Donald Waterhouse made a claim for $100,000 in underinsured motorist coverage from State Farm Mutual Automobile Insurance Co. for the injuries he suffered in a car crash caused by George D. Robinson. Robinson was insured by State Farm, which settled Waterhouse’s negligence case for his $50,000 policy limit. The common fund doctrine might apply to the offset State Farm declared it would take (totaling $27,463) for the money Waterhouse received under his policy’s medical payments coverage.
When State Farm settled on behalf of Robinson, it sent a letter waiving its subrogation rights. But the correspondence to Waterhouse’s lawyer continued, “As of today, we have paid $27,463 under your client’s medical payments coverage. In the event that your client’s case goes into underinsured motorist arbitration, we will be taking this amount as an offset along with a credit of $50,000, which is deemed paid under Robinson’s liability coverage.”
In a motion to adjudicate State Farm’s alleged lien, Waterhouse claimed he was entitled to a credit under the Common Fund Doctrine – against the offset claimed by State Farm – for a proportional share of the fees and costs he incurred in obtaining the tort recovery.
The trial judge decided that the Common Fund Doctrine did not apply in this case. An appeal was taken to the Illinois Appellate Court, which acknowledged that there was a “possibility” that the Common Fund Doctrine might apply, depending on what happens in arbitration. However, the 4th District dismissed the appeal because there was no justiciable controversy.
Under Article VI, Section 9, of the Illinois Constitution of 1970, “the existence of a ‘justiciable matter’ is a prerequisite to the Circuit Court’s subject-matter jurisdiction.” Ferguson v. Patton, 2013 IL 112488.
The Illinois Supreme Court has held “justiciability encompasses a range of concepts, such as advisory opinions, feigned and collusive cases, standing, ripeness, mootness, political questions and administrative questions.” Ferguson, ¶ 23.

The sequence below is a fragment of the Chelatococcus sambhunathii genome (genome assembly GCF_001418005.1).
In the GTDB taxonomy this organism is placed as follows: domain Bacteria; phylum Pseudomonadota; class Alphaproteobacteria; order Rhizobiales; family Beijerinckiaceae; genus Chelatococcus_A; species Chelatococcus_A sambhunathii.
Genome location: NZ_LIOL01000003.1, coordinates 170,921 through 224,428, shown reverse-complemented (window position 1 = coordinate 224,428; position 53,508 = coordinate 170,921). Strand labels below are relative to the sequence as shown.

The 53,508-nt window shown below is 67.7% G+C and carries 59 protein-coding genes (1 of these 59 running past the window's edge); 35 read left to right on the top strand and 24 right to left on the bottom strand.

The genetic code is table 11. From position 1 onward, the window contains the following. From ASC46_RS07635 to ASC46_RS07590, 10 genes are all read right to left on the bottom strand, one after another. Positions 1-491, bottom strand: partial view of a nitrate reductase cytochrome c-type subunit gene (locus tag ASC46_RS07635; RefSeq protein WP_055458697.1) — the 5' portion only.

The doctrine of justiciability aims “to reserve the exercise of judicial authority for situations where a natural controversy exists.” Ferguson, ¶ 23. In this context, the word actual “does not mean that a wrong must have been committed and injury inflicted. Rather, it requires a showing that the underlying facts and issues of the case are not moot or premature, so as to require the court to pass judgment on mere abstract propositions of law, render an advisory opinion or give legal advice as to future events. The case must, therefore, present a concrete dispute admitting of an immediate and definitive determination of the parties’ rights, the resolution which will aid in the termination of the controversy or some part thereof.”
“The Common Fund Doctrine is an exception to the general American rule that, absent a statutory provision or an agreement between the parties, each party to litigation bears its own attorney fees and may not recover those fees from an adversary.” Wendling v. Southern Illinois Hospital Services, 242 Ill.2d. 261 (2011).
In another Illinois Appellate Court case, it was found that when the insurance company benefited from the common fund created solely by the insured’s attorney, the fact the insured’s policy allowed the insurance company to recover medical payments made through its underinsured-motorist coverage, did not negate its obligation to pay the insured’s attorney for his services in creating the common fund. Stevens v. Country Mutual Insurance Co., 387 Ill.App.3d 796 (2008).
Accordingly, in this case, the appeals panel found the plaintiff’s attorney has a potential Common Fund Doctrine claim for her work on the $50,000 settlement, which depends on the resolution of the plaintiff’s underinsured-motorist claim. While the court disagreed with State Farm’s assertion, plaintiff’s Common Fund Doctrine claim is completely foreclosed by its waiver of its subrogation rights to the tort settlement, we agree with State Farm’s suggestion plaintiff’s Common Fund Doctrine claim is premature at this time. Therefore, the appeals panel found that the plaintiff’s Common Fund Doctrine claim did not present a justiciable matter, and thus the Circuit Court should have dismissed plaintiff’s motion to adjudicate liens based on the lack of subject-matter jurisdiction.
Waterhouse v. Robinson, 2017 IL App (4th) 160433.
Kreisman Law Offices has been handling automobile accident cases, truck crash cases, wrongful death lawsuits, motorcycle accidents, bicycle accidents, pedestrian accidents and catastrophic injury lawsuits for individuals, families and the loved ones who have been injured, harmed or killed by the negligence of another for more than 40 years, in and around Chicago, Cook County and its surrounding areas, including Chicago (Hegewisch, Lake Calumet, East Side, Ashburn, North Lawndale, Englewood, Austin, Riverdale), Wheaton, Hinsdale, Cary, Crystal Lake, Gurnee, Lake Bluff, Zion, Lake Forest, Lake Zurich, Bensenville and Schaumburg, Ill.
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